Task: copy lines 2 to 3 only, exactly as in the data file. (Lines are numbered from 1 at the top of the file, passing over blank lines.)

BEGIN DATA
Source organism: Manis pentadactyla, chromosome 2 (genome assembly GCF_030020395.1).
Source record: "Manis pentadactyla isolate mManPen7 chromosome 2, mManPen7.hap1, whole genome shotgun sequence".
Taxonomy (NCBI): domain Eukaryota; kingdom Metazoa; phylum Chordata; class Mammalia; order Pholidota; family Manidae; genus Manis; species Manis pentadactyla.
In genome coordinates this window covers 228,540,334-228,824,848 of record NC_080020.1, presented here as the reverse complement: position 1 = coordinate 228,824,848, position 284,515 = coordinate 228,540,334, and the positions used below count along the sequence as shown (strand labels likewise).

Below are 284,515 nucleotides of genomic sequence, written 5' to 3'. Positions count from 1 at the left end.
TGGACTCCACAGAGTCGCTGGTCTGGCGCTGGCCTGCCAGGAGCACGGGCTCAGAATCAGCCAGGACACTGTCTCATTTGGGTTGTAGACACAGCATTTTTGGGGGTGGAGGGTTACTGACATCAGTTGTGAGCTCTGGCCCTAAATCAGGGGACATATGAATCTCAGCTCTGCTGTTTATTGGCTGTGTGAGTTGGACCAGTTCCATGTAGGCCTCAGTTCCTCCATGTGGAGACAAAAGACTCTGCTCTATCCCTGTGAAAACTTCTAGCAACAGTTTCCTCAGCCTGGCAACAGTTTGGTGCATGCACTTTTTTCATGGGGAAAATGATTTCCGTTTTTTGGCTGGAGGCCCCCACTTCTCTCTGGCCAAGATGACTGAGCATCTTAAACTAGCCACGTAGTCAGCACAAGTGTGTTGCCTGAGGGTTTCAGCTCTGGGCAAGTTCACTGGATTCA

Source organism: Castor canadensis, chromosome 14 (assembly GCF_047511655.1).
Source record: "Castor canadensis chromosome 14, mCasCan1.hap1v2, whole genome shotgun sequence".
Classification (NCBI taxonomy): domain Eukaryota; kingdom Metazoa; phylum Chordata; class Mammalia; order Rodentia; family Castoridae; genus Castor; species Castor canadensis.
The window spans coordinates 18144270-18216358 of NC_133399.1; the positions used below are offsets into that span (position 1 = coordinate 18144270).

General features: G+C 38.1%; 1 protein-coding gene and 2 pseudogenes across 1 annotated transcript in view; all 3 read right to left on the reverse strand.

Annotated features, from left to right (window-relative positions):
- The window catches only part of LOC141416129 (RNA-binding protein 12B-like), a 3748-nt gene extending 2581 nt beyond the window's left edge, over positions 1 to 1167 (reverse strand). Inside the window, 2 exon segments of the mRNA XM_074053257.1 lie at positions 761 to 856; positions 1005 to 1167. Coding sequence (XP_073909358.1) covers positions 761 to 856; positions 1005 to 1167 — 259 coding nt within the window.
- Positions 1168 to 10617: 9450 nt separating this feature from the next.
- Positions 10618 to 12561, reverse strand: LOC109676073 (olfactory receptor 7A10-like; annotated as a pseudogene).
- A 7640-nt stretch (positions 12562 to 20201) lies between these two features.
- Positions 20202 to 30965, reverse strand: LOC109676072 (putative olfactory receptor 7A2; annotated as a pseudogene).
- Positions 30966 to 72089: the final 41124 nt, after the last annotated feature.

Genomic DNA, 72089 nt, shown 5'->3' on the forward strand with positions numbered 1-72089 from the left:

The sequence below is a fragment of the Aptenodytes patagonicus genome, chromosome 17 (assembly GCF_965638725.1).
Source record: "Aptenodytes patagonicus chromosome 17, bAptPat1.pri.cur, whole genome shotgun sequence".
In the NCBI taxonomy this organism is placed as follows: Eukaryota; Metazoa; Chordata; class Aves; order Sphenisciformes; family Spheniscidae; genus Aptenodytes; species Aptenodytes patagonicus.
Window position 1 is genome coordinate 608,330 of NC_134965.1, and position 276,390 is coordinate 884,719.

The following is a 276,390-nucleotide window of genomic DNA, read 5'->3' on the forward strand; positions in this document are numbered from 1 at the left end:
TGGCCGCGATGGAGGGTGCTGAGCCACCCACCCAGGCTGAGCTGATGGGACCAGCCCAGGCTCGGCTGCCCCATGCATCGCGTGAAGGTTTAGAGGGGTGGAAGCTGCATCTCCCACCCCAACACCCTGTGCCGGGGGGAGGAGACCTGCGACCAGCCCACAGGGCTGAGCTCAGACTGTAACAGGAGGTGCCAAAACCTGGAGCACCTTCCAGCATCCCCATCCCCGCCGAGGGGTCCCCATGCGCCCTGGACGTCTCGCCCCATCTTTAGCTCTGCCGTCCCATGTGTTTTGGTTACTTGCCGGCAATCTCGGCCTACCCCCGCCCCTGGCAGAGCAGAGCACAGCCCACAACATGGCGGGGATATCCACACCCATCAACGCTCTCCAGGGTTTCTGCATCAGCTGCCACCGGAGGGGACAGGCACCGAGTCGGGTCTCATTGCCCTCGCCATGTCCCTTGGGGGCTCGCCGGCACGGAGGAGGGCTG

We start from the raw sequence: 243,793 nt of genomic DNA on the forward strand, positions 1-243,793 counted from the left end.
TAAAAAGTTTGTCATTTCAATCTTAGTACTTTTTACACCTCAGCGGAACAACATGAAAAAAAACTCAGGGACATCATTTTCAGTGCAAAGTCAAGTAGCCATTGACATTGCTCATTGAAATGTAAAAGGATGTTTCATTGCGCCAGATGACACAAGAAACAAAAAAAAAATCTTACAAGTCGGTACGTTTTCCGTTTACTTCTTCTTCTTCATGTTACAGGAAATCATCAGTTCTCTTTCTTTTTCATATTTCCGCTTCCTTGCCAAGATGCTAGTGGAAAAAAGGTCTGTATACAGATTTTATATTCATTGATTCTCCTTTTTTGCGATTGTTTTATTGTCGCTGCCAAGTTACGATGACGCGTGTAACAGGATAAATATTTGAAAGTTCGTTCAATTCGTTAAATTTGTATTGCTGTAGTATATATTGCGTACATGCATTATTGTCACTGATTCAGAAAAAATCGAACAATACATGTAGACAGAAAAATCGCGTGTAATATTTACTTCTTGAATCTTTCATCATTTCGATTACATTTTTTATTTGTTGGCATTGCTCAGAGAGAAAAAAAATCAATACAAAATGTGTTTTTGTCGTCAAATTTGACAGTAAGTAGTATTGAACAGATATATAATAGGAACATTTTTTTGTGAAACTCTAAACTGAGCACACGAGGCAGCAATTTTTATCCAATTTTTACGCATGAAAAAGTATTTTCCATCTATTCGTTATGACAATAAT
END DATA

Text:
Source record: "Manis pentadactyla isolate mManPen7 chromosome 2, mManPen7.hap1, whole genome shotgun sequence".
Taxonomy (NCBI): domain Eukaryota; kingdom Metazoa; phylum Chordata; class Mammalia; order Pholidota; family Manidae; genus Manis; species Manis pentadactyla.